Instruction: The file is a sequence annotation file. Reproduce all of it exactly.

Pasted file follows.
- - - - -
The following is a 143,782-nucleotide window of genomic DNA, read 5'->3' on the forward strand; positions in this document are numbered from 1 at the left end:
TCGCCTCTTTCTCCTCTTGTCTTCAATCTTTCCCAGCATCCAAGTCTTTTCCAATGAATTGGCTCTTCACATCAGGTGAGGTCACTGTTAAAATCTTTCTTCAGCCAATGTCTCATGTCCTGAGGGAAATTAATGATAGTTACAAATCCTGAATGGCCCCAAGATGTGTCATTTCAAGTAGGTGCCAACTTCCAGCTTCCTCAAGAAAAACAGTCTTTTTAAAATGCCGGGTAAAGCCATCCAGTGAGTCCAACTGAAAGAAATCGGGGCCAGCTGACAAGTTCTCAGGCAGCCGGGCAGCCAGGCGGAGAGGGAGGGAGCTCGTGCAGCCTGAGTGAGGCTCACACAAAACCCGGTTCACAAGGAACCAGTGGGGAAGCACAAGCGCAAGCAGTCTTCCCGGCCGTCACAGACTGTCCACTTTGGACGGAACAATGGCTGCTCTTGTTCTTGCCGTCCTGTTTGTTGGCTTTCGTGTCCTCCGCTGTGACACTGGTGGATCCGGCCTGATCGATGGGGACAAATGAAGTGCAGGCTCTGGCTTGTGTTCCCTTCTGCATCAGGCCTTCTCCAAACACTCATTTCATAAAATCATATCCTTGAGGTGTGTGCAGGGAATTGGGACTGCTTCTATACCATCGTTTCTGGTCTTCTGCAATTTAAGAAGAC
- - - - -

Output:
The following is a 143,782-nucleotide window of genomic DNA, read 5'->3' on the forward strand; positions in this document are numbered from 1 at the left end:
TCGCCTCTTTCTCCTCTTGTCTTCAATCTTTCCCAGCATCCAAGTCTTTTCCAATGAATTGGCTCTTCACATCAGGTGAGGTCACTGTTAAAATCTTTCTTCAGCCAATGTCTCATGTCCTGAGGGAAATTAATGATAGTTACAAATCCTGAATGGCCCCAAGATGTGTCATTTCAAGTAGGTGCCAACTTCCAGCTTCCTCAAGAAAAACAGTCTTTTTAAAATGCCGGGTAAAGCCATCCAGTGAGTCCAACTGAAAGAAATCGGGGCCAGCTGACAAGTTCTCAGGCAGCCGGGCAGCCAGGCGGAGAGGGAGGGAGCTCGTGCAGCCTGAGTGAGGCTCACACAAAACCCGGTTCACAAGGAACCAGTGGGGAAGCACAAGCGCAAGCAGTCTTCCCGGCCGTCACAGACTGTCCACTTTGGACGGAACAATGGCTGCTCTTGTTCTTGCCGTCCTGTTTGTTGGCTTTCGTGTCCTCCGCTGTGACACTGGTGGATCCGGCCTGATCGATGGGGACAAATGAAGTGCAGGCTCTGGCTTGTGTTCCCTTCTGCATCAGGCCTTCTCCAAACACTCATTTCATAAAATCATATCCTTGAGGTGTGTGCAGGGAATTGGGACTGCTTCTATACCATCGTTTCTGGTCTTCTGCAATTTAAGAAGAC